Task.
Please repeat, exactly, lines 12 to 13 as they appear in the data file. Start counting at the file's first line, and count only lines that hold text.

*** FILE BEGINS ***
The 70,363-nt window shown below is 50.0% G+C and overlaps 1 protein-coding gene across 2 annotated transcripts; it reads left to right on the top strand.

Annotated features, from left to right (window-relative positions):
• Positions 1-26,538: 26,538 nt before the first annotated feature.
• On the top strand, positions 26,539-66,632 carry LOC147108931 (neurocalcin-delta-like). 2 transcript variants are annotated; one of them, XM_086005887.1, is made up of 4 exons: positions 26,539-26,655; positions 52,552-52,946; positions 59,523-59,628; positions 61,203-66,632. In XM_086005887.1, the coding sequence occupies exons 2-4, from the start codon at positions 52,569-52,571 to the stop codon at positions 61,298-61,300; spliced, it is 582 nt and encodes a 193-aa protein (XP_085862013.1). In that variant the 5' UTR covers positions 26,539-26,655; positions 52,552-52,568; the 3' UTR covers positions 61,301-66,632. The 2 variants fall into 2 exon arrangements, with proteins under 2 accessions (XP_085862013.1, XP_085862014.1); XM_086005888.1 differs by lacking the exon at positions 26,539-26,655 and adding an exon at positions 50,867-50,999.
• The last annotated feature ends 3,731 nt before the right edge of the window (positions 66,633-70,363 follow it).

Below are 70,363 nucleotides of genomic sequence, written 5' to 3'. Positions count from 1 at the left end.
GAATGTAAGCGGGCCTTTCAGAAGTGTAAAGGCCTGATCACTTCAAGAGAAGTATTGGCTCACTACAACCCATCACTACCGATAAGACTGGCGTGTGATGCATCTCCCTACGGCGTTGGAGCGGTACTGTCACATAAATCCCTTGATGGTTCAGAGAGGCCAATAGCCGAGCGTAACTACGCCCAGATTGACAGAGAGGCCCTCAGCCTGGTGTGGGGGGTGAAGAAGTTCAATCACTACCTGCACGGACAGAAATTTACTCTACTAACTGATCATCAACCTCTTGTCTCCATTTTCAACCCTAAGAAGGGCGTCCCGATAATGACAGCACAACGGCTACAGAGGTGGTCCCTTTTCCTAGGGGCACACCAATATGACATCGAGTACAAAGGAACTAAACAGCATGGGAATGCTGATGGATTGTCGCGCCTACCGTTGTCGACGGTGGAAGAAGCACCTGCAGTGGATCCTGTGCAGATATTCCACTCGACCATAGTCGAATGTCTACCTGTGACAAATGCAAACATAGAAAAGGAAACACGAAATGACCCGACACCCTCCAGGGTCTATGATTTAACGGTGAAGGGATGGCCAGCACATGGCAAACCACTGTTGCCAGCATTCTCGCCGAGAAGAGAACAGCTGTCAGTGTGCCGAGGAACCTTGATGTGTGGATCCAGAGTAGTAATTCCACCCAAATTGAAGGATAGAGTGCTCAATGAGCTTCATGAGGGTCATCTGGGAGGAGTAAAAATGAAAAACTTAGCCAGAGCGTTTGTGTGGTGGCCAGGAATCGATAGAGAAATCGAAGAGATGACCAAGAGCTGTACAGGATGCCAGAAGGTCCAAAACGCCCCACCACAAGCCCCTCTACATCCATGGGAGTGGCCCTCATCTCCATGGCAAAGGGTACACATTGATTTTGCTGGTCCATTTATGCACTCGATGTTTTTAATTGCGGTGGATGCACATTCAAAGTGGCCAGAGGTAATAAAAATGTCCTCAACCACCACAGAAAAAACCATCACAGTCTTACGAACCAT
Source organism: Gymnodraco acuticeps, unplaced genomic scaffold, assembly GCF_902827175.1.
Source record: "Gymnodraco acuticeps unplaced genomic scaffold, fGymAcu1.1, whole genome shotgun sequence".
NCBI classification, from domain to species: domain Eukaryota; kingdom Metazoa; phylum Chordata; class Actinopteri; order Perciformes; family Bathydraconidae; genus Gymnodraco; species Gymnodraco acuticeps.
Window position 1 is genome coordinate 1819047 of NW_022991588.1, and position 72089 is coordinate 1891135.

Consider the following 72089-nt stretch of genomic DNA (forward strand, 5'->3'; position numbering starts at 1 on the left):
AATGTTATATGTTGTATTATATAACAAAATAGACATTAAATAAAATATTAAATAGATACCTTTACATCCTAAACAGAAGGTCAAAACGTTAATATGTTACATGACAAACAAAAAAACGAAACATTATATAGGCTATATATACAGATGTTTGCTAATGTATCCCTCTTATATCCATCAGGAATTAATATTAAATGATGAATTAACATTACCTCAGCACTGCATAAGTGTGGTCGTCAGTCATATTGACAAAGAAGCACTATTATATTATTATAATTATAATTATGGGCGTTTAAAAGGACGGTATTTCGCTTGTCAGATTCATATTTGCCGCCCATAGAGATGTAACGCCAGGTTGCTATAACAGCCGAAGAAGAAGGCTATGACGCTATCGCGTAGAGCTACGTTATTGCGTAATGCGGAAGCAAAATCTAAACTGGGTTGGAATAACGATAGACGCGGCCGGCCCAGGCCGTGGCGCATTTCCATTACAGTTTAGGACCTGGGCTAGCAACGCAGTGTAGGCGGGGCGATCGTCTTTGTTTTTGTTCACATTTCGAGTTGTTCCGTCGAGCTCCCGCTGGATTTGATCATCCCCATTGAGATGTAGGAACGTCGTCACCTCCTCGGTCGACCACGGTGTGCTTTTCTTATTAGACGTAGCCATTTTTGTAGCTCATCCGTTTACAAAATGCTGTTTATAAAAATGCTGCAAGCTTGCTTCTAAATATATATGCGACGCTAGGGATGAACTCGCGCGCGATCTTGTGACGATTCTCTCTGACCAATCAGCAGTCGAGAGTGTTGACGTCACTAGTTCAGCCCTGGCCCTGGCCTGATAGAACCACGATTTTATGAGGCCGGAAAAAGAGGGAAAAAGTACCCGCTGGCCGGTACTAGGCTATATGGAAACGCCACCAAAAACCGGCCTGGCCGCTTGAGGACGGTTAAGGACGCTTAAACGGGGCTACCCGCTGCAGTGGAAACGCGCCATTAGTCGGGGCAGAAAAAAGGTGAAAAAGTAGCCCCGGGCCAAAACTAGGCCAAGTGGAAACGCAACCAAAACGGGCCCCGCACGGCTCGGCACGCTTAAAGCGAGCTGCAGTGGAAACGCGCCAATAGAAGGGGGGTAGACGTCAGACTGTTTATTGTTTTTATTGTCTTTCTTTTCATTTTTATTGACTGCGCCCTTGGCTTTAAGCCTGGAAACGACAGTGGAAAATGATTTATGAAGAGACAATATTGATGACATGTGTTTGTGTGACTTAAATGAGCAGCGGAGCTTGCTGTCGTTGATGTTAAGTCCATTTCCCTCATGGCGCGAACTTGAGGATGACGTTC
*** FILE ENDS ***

Consider the following 72089-nt stretch of genomic DNA (forward strand, 5'->3'; position numbering starts at 1 on the left):
AATGTTATATGTTGTATTATATAACAAAATAGACATTAAATAAAATATTAAATAGATACCTTTACATCCTAAACAGAAGGTCAAAACGTTAATATGTTACATGACAAACAAAAAAACGAAACATTATATAGGCTATATATACAGATGTTTGCTAATGTATCCCTCTTATATCCATCAGGAATTAATATTAAATGATGAATTAACATTACCTCAGCACTGCATAAGTGTGGTCGTCAGTCATATTGACAAAGAAGCACTATTATATTATTATAATTATAATTATGGGCGTTTAAAAGGACGGTATTTCGCTTGTCAGATTCATATTTGCCGCCCATAGAGATGTAACGCCAGGTTGCTATAACAGCCGAAGAAGAAGGCTATGACGCTATCGCGTAGAGCTACGTTATTGCGTAATGCGGAAGCAAAATCTAAACTGGGTTGGAATAACGATAGACGCGGCCGGCCCAGGCCGTGGCGCATTTCCATTACAGTTTAGGACCTGGGCTAGCAACGCAGTGTAGGCGGGGCGATCGTCTTTGTTTTTGTTCACATTTCGAGTTGTTCCGTCGAGCTCCCGCTGGATTTGATCATCCCCATTGAGATGTAGGAACGTCGTCACCTCCTCGGTCGACCACGGTGTGCTTTTCTTATTAGACGTAGCCATTTTTGTAGCTCATCCGTTTACAAAATGCTGTTTATAAAAATGCTGCAAGCTTGCTTCTAAATATATATGCGACGCTAGGGATGAACTCGCGCGCGATCTTGTGACGATTCTCTCTGACCAATCAGCAGTCGAGAGTGTTGACGTCACTAGTTCAGCCCTGGCCCTGGCCTGATAGAACCACGATTTTATGAGGCCGGAAAAAGAGGGAAAAAGTACCCGCTGGCCGGTACTAGGCTATATGGAAACGCCACCAAAAACCGGCCTGGCCGCTTGAGGACGGTTAAGGACGCTTAAACGGGGCTACCCGCTGCAGTGGAAACGCGCCATTAGTCGGGGCAGAAAAAAGGTGAAAAAGTAGCCCCGGGCCAAAACTAGGCCAAGTGGAAACGCAACCAAAACGGGCCCCGCACGGCTCGGCACGCTTAAAGCGAGCTGCAGTGGAAACGCGCCAATAGAAGGGGGGTAGACGTCAGACTGTTTATTGTTTTTATTGTCTTTCTTTTCATTTTTATTGACTGCGCCCTTGGCTTTAAGCCTGGAAACGACAGTGGAAAATGATTTATGAAGAGACAATATTGATGACATGTGTTTGTGTGACTTAAATGAGCAGCGGAGCTTGCTGTCGTTGATGTTAAGTCCATTTCCCTCATGGCGCGAACTTGAGGATGACGTTC